Watching recorded lessons in the privacy of your home (or in a support classroom) allows students to re-watch, rewind, discuss with a friend/support teacher/parents… then the teacher can reteach in small chunks while students are participating in active learning. When flip teaching is done right, what matters is that it uses time differently and more effectively, in ways that can profoundly benefit all learners, including students with special needs.
How to get started, the basics-
Six Steps to Flipping a Classroom
- Plan: Identify which lesson you want to flip.
- Record: Make a video that incorporates your classroom lessons.
- Share: Send the video to your students, explaining that it will be discussed in class.
- Change: After students view the lesson, they’ll be prepared to take a deeper dive into the concepts discussed.
- Group: Split students into groups and give them a task to perform. Make it fun—examples include writing a poem or making a video.
- Regroup: Bring the students back together to share everyone’s work. Ask questions to encourage comprehensive understanding.
- iNov8 provided a “Flipped classroom for students with special needs – List of tools” that includes: Those that can be used outside of the classroom only (content curation and interactive screencasting) Those that can be used both inside or outside the classroom (screensharing, interactive polling) and Those used mainly for use inside the classroom (digital storytelling, blogging/microblogging, concept mapping).
- What is a Flipped Classroom? - Special Education and … Flipped About Learning - Information on the flipped classroom. What it is, and what people are saying about it.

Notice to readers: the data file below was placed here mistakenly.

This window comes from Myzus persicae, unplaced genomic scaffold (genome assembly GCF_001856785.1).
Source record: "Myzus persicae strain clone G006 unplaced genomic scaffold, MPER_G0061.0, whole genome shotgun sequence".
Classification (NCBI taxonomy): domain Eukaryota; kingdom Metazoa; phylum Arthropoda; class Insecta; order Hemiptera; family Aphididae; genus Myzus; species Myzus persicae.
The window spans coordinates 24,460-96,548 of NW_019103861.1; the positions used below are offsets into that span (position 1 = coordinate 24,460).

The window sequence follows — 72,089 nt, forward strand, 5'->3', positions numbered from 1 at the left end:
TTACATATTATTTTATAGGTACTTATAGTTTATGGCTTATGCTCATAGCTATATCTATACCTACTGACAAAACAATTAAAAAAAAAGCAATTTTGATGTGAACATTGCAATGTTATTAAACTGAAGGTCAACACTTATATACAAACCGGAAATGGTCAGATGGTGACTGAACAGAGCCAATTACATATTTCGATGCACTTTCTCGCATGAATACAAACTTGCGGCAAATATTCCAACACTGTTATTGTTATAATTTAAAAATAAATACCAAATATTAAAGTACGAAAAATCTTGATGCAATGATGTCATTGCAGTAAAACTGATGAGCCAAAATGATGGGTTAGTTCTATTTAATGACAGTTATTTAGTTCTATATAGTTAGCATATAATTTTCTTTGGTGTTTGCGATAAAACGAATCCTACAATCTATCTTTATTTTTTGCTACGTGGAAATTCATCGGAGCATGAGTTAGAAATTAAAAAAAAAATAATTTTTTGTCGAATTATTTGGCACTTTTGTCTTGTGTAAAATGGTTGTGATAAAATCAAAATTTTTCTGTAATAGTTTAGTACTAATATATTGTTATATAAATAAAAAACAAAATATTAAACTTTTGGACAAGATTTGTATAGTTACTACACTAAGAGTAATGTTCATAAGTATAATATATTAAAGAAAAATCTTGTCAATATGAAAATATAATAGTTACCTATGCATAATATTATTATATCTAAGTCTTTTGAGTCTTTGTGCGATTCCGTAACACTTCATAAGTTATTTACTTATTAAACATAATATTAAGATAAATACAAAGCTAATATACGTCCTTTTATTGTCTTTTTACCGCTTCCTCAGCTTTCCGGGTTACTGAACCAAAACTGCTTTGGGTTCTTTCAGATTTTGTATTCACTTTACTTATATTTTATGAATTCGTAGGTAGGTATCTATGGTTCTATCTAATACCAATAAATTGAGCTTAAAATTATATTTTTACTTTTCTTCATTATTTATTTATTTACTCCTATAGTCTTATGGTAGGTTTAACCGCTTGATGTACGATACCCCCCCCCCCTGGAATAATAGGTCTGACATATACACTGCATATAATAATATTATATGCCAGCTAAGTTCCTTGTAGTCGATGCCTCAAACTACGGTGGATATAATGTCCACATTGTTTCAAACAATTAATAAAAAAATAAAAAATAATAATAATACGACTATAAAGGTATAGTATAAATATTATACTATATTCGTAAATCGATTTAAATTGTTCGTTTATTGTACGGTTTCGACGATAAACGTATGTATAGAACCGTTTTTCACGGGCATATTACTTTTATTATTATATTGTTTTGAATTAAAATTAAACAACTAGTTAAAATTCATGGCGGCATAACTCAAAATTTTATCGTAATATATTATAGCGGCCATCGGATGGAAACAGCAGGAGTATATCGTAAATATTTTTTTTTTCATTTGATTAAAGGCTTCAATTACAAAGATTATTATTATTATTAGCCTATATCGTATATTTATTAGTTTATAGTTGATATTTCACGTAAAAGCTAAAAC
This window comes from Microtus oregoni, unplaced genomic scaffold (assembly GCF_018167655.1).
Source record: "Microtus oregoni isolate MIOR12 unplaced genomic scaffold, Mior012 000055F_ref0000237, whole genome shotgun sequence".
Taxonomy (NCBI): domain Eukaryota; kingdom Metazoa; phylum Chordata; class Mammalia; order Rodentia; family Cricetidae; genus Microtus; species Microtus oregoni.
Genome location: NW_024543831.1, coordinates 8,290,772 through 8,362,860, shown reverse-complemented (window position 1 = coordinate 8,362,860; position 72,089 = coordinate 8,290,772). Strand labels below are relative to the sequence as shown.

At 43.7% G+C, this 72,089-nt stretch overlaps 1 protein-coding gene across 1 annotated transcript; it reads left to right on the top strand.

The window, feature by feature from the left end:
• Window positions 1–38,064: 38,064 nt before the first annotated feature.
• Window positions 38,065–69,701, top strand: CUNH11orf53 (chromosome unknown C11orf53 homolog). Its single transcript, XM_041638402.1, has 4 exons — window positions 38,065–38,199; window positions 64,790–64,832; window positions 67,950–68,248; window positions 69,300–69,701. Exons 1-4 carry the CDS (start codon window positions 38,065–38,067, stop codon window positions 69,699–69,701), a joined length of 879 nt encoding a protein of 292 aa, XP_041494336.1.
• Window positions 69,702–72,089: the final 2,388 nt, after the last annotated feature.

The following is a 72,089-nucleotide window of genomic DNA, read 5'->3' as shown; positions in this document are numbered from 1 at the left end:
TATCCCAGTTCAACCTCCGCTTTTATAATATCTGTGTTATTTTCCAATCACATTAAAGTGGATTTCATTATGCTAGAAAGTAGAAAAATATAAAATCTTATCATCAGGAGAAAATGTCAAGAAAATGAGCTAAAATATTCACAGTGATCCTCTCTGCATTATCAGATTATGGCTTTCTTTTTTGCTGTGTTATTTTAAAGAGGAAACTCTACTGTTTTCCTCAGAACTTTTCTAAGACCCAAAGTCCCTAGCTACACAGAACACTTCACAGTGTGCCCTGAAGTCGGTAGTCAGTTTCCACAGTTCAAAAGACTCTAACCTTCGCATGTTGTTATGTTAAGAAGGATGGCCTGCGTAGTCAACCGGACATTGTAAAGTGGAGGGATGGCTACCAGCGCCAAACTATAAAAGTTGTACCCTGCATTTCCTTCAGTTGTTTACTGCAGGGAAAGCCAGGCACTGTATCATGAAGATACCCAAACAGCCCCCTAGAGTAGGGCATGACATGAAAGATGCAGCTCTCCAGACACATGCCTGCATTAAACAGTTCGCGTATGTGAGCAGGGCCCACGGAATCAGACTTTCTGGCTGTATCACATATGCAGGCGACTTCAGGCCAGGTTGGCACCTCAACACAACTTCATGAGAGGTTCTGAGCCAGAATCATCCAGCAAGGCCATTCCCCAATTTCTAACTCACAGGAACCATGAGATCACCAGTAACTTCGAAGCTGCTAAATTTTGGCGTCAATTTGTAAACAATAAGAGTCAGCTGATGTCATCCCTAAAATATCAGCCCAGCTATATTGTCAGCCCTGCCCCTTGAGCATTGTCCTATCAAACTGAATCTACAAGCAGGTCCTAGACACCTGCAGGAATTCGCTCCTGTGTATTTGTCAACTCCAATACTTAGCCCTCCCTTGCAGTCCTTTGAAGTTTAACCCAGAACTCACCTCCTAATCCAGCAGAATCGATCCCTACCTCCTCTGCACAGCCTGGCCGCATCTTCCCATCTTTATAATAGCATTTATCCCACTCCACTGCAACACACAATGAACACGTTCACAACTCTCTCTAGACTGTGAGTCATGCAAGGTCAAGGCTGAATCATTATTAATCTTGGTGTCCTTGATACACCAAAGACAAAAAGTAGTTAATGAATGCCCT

- One teacher's experiences and recommendations and a great teacher site that offers valuable implementing resources.
- My Pinterest site will provide you with resources for how to put your own flipped classroom together.
- 54 Flipped Classroom Tools for Teachers and Students
Tech and Learning's article, "Flipping Instruction for Struggling Students" provides a short slide show along with tips and resources.
The thinking behind the flipped class - blended learning where students learn content through technology usually at home, and "homework" is done in class with teachers and students discussing and solving questions, involved in projects - is to engage learners in and out of the classroom. The dynamic nature of this approach enables teachers to create effective and fun learning experiences. Flipped classrooms can help to bring parents into the classroom, creating more family involvement, conversation and knowledge about what is being taught. Parents have the knowledge to then reinforce what is being taught in the classroom with life experiences, extending the learning even further. How our special needs students lives can be enriched through this process and the support it can provide - that's the cherry on the top.